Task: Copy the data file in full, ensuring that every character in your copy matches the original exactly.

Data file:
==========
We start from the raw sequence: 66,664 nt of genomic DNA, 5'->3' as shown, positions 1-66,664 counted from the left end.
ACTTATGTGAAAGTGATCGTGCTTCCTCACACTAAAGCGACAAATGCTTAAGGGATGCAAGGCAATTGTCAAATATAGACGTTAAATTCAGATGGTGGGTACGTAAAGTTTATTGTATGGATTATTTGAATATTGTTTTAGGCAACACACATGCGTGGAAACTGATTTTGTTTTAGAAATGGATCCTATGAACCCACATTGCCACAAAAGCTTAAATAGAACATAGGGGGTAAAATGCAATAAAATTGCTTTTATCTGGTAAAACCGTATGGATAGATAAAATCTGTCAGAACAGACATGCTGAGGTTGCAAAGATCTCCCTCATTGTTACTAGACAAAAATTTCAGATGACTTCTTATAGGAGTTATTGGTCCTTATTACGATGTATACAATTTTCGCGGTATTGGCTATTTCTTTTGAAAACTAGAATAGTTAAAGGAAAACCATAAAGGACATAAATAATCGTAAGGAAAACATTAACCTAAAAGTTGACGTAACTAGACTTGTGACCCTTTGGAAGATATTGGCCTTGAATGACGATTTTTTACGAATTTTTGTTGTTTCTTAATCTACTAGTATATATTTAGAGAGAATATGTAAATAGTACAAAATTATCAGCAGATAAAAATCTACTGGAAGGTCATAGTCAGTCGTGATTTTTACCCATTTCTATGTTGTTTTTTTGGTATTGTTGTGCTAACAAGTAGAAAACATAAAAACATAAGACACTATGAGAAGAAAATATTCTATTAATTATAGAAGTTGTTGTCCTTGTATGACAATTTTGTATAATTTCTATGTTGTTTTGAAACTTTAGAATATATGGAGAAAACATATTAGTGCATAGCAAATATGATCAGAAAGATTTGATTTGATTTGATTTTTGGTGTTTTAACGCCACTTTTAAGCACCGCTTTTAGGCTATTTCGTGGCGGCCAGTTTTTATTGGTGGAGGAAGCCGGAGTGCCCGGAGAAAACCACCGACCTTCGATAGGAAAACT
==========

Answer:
We start from the raw sequence: 66,664 nt of genomic DNA, 5'->3' as shown, positions 1-66,664 counted from the left end.
ACTTATGTGAAAGTGATCGTGCTTCCTCACACTAAAGCGACAAATGCTTAAGGGATGCAAGGCAATTGTCAAATATAGACGTTAAATTCAGATGGTGGGTACGTAAAGTTTATTGTATGGATTATTTGAATATTGTTTTAGGCAACACACATGCGTGGAAACTGATTTTGTTTTAGAAATGGATCCTATGAACCCACATTGCCACAAAAGCTTAAATAGAACATAGGGGGTAAAATGCAATAAAATTGCTTTTATCTGGTAAAACCGTATGGATAGATAAAATCTGTCAGAACAGACATGCTGAGGTTGCAAAGATCTCCCTCATTGTTACTAGACAAAAATTTCAGATGACTTCTTATAGGAGTTATTGGTCCTTATTACGATGTATACAATTTTCGCGGTATTGGCTATTTCTTTTGAAAACTAGAATAGTTAAAGGAAAACCATAAAGGACATAAATAATCGTAAGGAAAACATTAACCTAAAAGTTGACGTAACTAGACTTGTGACCCTTTGGAAGATATTGGCCTTGAATGACGATTTTTTACGAATTTTTGTTGTTTCTTAATCTACTAGTATATATTTAGAGAGAATATGTAAATAGTACAAAATTATCAGCAGATAAAAATCTACTGGAAGGTCATAGTCAGTCGTGATTTTTACCCATTTCTATGTTGTTTTTTTGGTATTGTTGTGCTAACAAGTAGAAAACATAAAAACATAAGACACTATGAGAAGAAAATATTCTATTAATTATAGAAGTTGTTGTCCTTGTATGACAATTTTGTATAATTTCTATGTTGTTTTGAAACTTTAGAATATATGGAGAAAACATATTAGTGCATAGCAAATATGATCAGAAAGATTTGATTTGATTTGATTTTTGGTGTTTTAACGCCACTTTTAAGCACCGCTTTTAGGCTATTTCGTGGCGGCCAGTTTTTATTGGTGGAGGAAGCCGGAGTGCCCGGAGAAAACCACCGACCTTCGATAGGAAAACT